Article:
Nathan Birrell

Test internal state of higher-order components with Enzyme

May 04, 2018

When testing your store-connected containers (be those in Mobx or Redux or any state management library) you may have noticed you can’t access that component’s internal state or instance methods. This is because they’re wrapped as higher-order components (HOC).

Of course, in order to test thoroughly, we often need access to the internal state.

Library-agnostic solution

Define your React component separately from the HOC one, export the HOC as default (for use in your app) and use a named export for the component (for your tests). Then Enzyme provides a instance() method to get the mounted instance’s state (for example: wrapper.instance().state)

It’s probably a good idea to use a naming convention to split them up, maybe something like a Hoc suffix, ie: AccountContainerHoc.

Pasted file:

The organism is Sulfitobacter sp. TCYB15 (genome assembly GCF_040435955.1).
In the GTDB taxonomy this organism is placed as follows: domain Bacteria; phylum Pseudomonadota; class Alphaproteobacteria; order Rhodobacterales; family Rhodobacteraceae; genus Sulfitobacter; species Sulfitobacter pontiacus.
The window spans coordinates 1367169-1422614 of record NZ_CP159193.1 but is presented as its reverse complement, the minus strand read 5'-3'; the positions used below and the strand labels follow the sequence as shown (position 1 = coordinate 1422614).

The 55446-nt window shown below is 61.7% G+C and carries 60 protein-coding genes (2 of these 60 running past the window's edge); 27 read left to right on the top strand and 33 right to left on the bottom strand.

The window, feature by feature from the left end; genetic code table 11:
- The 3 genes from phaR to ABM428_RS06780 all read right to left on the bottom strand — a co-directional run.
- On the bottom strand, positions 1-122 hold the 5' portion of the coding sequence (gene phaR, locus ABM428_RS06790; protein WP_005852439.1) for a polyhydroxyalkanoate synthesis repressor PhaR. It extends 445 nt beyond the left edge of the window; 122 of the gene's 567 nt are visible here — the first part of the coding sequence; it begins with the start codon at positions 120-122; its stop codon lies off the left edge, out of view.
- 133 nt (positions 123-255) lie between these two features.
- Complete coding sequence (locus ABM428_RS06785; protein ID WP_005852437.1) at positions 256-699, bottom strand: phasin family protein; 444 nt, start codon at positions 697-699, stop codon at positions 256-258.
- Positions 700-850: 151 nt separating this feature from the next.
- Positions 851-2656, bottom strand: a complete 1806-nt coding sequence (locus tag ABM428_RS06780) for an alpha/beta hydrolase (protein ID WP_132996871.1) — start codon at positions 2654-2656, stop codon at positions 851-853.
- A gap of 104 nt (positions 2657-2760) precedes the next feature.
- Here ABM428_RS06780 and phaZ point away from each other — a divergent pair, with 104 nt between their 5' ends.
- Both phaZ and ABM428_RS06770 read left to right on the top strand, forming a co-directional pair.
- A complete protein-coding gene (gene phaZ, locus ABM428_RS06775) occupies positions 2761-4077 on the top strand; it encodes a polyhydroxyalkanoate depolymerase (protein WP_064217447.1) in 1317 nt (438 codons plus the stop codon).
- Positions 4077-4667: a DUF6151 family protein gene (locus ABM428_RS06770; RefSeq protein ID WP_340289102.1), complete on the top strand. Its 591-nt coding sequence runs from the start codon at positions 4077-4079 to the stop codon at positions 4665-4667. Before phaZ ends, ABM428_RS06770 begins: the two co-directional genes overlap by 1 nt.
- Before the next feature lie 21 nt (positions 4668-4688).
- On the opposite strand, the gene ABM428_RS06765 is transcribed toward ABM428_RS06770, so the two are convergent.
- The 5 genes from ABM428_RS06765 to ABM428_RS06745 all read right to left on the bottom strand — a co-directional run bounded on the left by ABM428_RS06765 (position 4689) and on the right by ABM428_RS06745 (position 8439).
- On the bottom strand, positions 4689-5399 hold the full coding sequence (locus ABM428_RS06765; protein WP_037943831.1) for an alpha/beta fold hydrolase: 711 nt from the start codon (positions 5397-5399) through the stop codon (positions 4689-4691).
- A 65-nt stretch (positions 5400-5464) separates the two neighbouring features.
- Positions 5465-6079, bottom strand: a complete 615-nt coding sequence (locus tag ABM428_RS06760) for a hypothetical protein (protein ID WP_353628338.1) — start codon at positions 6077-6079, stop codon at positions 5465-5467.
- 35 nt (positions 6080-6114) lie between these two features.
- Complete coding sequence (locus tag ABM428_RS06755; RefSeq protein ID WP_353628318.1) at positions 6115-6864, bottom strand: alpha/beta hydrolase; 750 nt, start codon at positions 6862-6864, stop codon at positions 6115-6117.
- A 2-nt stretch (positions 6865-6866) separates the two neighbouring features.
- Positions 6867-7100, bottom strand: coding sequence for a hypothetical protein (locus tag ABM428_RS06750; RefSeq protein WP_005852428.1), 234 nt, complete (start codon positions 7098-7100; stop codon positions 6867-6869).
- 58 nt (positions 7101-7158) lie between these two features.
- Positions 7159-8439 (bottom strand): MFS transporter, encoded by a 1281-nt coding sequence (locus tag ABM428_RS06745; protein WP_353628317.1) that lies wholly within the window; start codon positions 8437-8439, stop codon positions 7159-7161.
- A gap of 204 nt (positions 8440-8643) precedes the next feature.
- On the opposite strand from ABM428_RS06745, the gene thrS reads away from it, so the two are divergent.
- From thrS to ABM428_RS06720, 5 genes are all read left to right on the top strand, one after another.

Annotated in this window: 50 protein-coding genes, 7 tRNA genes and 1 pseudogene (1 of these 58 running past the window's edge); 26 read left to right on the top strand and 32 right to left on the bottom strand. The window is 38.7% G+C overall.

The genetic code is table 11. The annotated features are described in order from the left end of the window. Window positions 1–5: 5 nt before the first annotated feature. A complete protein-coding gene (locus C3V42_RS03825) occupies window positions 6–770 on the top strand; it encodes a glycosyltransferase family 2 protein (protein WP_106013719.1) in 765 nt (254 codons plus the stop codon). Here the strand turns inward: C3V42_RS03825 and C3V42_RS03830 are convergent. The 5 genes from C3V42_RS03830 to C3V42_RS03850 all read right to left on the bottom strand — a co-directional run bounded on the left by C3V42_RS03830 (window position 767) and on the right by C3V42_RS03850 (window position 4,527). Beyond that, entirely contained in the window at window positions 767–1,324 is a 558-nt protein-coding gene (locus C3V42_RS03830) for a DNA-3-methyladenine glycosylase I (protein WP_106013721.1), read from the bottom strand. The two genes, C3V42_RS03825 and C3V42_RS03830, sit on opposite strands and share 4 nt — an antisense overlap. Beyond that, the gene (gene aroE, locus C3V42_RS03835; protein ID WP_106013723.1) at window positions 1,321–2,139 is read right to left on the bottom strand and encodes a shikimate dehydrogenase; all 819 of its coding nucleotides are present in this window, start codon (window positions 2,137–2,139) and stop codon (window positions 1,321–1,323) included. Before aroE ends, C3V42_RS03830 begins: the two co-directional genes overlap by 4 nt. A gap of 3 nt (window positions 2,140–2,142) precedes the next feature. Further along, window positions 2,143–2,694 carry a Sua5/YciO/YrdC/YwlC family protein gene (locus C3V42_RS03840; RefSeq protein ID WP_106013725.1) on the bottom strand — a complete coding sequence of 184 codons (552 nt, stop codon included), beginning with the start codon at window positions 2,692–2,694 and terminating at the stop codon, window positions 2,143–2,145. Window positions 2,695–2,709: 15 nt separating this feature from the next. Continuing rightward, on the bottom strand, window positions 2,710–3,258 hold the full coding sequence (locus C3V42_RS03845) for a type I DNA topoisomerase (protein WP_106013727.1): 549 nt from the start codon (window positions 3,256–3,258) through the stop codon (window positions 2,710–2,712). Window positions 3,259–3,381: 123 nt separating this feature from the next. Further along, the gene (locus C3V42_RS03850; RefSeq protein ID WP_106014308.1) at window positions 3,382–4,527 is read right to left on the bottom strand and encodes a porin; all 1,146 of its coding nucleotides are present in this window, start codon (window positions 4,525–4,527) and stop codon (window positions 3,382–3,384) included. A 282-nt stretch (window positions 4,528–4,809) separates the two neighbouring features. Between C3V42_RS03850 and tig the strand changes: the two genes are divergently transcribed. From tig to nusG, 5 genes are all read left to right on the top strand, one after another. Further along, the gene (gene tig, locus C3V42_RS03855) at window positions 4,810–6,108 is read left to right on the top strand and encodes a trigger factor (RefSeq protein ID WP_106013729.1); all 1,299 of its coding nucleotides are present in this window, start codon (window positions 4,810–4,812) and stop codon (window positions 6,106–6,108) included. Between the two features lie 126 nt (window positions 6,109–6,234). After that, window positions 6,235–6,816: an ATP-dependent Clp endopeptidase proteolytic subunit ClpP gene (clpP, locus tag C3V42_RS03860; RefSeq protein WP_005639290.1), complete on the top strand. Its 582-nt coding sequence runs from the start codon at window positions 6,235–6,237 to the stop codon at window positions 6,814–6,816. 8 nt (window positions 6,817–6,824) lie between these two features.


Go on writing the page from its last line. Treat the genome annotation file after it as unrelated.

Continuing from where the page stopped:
A Mobx with decorators example:

export class AccountContainer extends React.Component {
  // Account stuff...
}

@inject('store')
@observer
class AccountContainerHoc extends AccountContainer {}

export defualt AccountContainerHoc

Then in your test somewhere, access state like so:

import { AccountContainer } from '.'
const wrapper = mount(<AccountContainer />)
expect(wrapper.instance().state.someValue).toBe(true)

Mobx alternative

If rewriting your store container definitions is too painful, a quick helper for Mobx users is: AccountContainer.instance().wrappedInstance. This should give you access to the internals.

Redux alternative

It appears when shallow-rendering (preferable when testing these components anyway) you can use the .dive() method, although I haven’t tested this.

Usually it’s easier to follow the pattern mentioned above anyway with Redux (and no decorators), because you can export your react component like above, and simply export default your connected container.


Nathan Birrell

Software engineer, primarily focussed on Javascript web application development.
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